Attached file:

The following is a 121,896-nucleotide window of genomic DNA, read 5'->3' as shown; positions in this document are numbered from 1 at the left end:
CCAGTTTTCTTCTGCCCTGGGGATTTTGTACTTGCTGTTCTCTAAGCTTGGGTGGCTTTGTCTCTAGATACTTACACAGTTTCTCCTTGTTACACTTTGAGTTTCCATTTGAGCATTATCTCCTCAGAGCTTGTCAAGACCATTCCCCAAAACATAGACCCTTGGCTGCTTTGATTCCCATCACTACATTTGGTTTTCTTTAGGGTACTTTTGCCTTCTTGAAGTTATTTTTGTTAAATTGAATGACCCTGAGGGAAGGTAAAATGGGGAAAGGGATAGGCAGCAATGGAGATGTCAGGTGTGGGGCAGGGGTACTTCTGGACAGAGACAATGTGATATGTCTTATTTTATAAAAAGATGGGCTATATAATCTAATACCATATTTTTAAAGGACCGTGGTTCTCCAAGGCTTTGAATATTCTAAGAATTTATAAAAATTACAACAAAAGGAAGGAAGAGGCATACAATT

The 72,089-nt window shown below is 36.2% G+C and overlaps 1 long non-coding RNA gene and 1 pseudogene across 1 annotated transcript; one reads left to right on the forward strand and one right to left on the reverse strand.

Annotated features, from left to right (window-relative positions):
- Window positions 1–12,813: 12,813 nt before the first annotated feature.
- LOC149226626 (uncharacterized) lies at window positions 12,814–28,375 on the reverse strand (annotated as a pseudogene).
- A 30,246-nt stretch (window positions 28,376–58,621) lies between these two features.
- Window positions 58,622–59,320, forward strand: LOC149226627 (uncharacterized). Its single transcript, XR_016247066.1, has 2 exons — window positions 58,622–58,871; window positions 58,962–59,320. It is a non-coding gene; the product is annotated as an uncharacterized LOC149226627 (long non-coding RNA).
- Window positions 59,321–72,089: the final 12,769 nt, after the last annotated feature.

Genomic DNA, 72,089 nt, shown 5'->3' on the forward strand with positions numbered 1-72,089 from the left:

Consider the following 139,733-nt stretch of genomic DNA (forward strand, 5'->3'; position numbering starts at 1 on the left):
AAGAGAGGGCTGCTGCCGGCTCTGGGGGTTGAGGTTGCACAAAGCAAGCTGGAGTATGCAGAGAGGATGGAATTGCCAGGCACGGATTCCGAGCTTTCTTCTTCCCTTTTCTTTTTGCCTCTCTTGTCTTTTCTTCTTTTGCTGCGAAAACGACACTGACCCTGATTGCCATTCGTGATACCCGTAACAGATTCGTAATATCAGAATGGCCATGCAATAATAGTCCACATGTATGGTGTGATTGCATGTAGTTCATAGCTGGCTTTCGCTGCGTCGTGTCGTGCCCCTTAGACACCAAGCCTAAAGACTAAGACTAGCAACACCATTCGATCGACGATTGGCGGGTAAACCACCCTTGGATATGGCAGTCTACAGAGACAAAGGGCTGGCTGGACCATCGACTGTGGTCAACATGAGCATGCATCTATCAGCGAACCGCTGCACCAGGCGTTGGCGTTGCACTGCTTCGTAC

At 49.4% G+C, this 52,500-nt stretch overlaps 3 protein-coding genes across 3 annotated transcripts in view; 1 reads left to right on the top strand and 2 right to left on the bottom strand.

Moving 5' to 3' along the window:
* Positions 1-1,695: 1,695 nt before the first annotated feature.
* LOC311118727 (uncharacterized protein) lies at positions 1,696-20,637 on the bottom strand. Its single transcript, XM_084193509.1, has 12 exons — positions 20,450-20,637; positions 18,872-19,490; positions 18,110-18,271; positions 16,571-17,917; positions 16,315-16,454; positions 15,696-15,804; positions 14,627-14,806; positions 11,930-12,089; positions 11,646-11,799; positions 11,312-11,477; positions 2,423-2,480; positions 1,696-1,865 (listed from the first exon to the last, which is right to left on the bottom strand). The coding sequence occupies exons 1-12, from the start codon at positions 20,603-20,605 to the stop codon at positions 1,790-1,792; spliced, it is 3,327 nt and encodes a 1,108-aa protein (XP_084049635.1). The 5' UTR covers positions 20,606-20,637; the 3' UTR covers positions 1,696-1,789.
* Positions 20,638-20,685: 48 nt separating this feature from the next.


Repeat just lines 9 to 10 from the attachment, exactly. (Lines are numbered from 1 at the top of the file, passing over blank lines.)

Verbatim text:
- Window positions 59,321–72,089: the final 12,769 nt, after the last annotated feature.

Genomic DNA, 72,089 nt, shown 5'->3' on the forward strand with positions numbered 1-72,089 from the left: